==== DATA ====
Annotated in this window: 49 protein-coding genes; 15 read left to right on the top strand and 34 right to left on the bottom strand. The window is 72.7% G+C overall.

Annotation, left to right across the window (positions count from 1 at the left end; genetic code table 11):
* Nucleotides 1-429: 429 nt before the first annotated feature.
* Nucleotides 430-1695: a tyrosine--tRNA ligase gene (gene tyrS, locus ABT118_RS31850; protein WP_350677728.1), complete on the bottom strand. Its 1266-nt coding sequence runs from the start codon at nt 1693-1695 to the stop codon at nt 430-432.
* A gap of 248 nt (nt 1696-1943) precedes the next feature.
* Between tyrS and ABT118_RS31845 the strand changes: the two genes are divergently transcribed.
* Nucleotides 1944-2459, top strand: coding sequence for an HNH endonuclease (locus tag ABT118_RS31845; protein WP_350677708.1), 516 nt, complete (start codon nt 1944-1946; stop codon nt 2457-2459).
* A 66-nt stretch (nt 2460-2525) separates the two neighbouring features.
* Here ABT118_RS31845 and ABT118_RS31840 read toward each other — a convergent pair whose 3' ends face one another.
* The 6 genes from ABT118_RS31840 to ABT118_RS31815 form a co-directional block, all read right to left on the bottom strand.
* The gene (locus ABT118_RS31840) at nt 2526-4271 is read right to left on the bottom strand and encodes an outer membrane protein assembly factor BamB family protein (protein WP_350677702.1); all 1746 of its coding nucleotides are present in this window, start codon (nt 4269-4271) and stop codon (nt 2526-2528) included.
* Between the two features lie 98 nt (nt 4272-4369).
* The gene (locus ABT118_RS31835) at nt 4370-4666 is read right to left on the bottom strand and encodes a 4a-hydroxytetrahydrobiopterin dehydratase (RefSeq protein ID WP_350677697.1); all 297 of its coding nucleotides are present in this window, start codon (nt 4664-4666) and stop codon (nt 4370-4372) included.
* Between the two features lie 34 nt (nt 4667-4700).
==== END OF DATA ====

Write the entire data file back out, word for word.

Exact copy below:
Annotated in this window: 49 protein-coding genes; 15 read left to right on the top strand and 34 right to left on the bottom strand. The window is 72.7% G+C overall.

Annotation, left to right across the window (positions count from 1 at the left end; genetic code table 11):
* Nucleotides 1-429: 429 nt before the first annotated feature.
* Nucleotides 430-1695: a tyrosine--tRNA ligase gene (gene tyrS, locus ABT118_RS31850; protein WP_350677728.1), complete on the bottom strand. Its 1266-nt coding sequence runs from the start codon at nt 1693-1695 to the stop codon at nt 430-432.
* A gap of 248 nt (nt 1696-1943) precedes the next feature.
* Between tyrS and ABT118_RS31845 the strand changes: the two genes are divergently transcribed.
* Nucleotides 1944-2459, top strand: coding sequence for an HNH endonuclease (locus tag ABT118_RS31845; protein WP_350677708.1), 516 nt, complete (start codon nt 1944-1946; stop codon nt 2457-2459).
* A 66-nt stretch (nt 2460-2525) separates the two neighbouring features.
* Here ABT118_RS31845 and ABT118_RS31840 read toward each other — a convergent pair whose 3' ends face one another.
* The 6 genes from ABT118_RS31840 to ABT118_RS31815 form a co-directional block, all read right to left on the bottom strand.
* The gene (locus ABT118_RS31840) at nt 2526-4271 is read right to left on the bottom strand and encodes an outer membrane protein assembly factor BamB family protein (protein WP_350677702.1); all 1746 of its coding nucleotides are present in this window, start codon (nt 4269-4271) and stop codon (nt 2526-2528) included.
* Between the two features lie 98 nt (nt 4272-4369).
* The gene (locus ABT118_RS31835) at nt 4370-4666 is read right to left on the bottom strand and encodes a 4a-hydroxytetrahydrobiopterin dehydratase (RefSeq protein ID WP_350677697.1); all 297 of its coding nucleotides are present in this window, start codon (nt 4664-4666) and stop codon (nt 4370-4372) included.
* Between the two features lie 34 nt (nt 4667-4700).